Purchase this article with an account.
Matt Mauck, Julie Garcia, Katherine Mancuso, James Kuchenbecker, Andy Salzwedel, Maureen Neitz, Jay Neitz; Using gene therapy to probe the circuit for color vision. Journal of Vision 2008;8(17):21. doi: 10.1167/8.17.21.
Download citation file:
© ARVO (1962-2015); The Authors (2016-present)
We have successfully treated color blindness in an adult primate using gene therapy. This raises the major question of what are the properties of the neural circuit that make the addition of a new dimension of color vision possible. Toward answering this, we probed the circuit for color vision in the rodent using a gene therapy approach in which new long-wavelength sensitivity was targeted to either S-cone or M-cone pathways. Gene therapy using cone-class specific transcriptional regulatory elements enabled us to express human L-opsin in a mosaic of either M- or S-cones. Functional consequences of the expanded spectral sensitivity were explored after therapy by measuring the neuronal response throughout the visual system with fMRI and behavioral tests of color vision. Dramatic expansion of color vision to include a red-green dimension of color vision in these rodents was observed when L-opsin was targeted to S-cones but not when targeted to M-cones. This result indicates that the novel red-green color vision observed in animals treated with gene therapy is served by a portion of the preexisting circuit for blue-yellow color vision involving the S-cone pathway. This implies that the expanded color vision was generated with a change only at the receptor level with gene therapy, without plastic neural changes in high-order cortical or subcortical circuitry. This presumably parallels the origins of the circuit for red-green color vision in primates which must have arisen from a preexisting circuit serving blue-yellow color vision rather than from evolution of a new circuit de novo.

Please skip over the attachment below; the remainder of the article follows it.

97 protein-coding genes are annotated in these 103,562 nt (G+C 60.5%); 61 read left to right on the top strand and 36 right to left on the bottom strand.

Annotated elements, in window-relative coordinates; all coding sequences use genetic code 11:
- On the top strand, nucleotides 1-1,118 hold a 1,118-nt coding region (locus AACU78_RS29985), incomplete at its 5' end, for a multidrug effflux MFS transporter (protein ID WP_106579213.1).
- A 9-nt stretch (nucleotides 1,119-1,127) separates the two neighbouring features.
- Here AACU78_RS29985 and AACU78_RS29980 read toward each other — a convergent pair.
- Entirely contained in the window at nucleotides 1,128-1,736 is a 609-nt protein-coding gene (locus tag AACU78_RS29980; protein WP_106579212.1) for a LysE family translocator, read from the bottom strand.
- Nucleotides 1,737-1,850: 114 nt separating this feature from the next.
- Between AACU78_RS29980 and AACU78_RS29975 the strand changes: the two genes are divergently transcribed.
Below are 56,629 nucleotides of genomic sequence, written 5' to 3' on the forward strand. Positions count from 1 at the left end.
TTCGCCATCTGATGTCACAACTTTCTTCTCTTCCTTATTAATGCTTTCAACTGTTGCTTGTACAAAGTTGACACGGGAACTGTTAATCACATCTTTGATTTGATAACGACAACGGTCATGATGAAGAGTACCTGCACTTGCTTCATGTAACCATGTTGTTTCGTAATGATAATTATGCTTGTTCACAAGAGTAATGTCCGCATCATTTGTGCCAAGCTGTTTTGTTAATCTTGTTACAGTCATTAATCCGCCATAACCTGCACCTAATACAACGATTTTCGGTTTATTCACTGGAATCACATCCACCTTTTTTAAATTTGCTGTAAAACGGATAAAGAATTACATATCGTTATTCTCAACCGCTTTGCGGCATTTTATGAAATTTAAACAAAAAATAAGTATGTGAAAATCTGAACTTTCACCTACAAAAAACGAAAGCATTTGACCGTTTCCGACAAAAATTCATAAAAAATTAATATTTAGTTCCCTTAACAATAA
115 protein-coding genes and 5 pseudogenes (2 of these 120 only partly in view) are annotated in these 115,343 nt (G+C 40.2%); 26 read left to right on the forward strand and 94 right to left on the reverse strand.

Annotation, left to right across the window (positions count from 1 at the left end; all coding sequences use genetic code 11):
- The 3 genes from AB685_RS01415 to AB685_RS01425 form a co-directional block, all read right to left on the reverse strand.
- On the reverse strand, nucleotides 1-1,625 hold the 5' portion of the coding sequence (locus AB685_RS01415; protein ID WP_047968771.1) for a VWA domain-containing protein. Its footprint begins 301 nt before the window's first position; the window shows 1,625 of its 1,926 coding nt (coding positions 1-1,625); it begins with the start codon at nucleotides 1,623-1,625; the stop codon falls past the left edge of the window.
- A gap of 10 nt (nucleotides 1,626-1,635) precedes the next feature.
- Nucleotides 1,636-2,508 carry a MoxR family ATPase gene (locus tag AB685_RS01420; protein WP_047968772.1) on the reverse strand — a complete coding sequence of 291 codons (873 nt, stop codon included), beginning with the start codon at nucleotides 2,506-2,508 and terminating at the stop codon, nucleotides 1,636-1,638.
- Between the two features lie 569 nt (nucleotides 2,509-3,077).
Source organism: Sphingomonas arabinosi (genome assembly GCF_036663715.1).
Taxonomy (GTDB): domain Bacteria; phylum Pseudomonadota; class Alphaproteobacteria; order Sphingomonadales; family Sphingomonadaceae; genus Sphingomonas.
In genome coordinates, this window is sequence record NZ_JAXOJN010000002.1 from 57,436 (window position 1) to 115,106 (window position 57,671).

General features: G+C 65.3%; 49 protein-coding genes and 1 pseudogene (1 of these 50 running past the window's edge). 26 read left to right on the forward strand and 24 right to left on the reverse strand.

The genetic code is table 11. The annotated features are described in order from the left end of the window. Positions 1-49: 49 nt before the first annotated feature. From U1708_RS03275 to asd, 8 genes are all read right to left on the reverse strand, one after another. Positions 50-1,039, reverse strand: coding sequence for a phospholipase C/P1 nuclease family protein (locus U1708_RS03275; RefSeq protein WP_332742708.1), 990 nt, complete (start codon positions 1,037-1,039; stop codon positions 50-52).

This PDF is available to Subscribers Only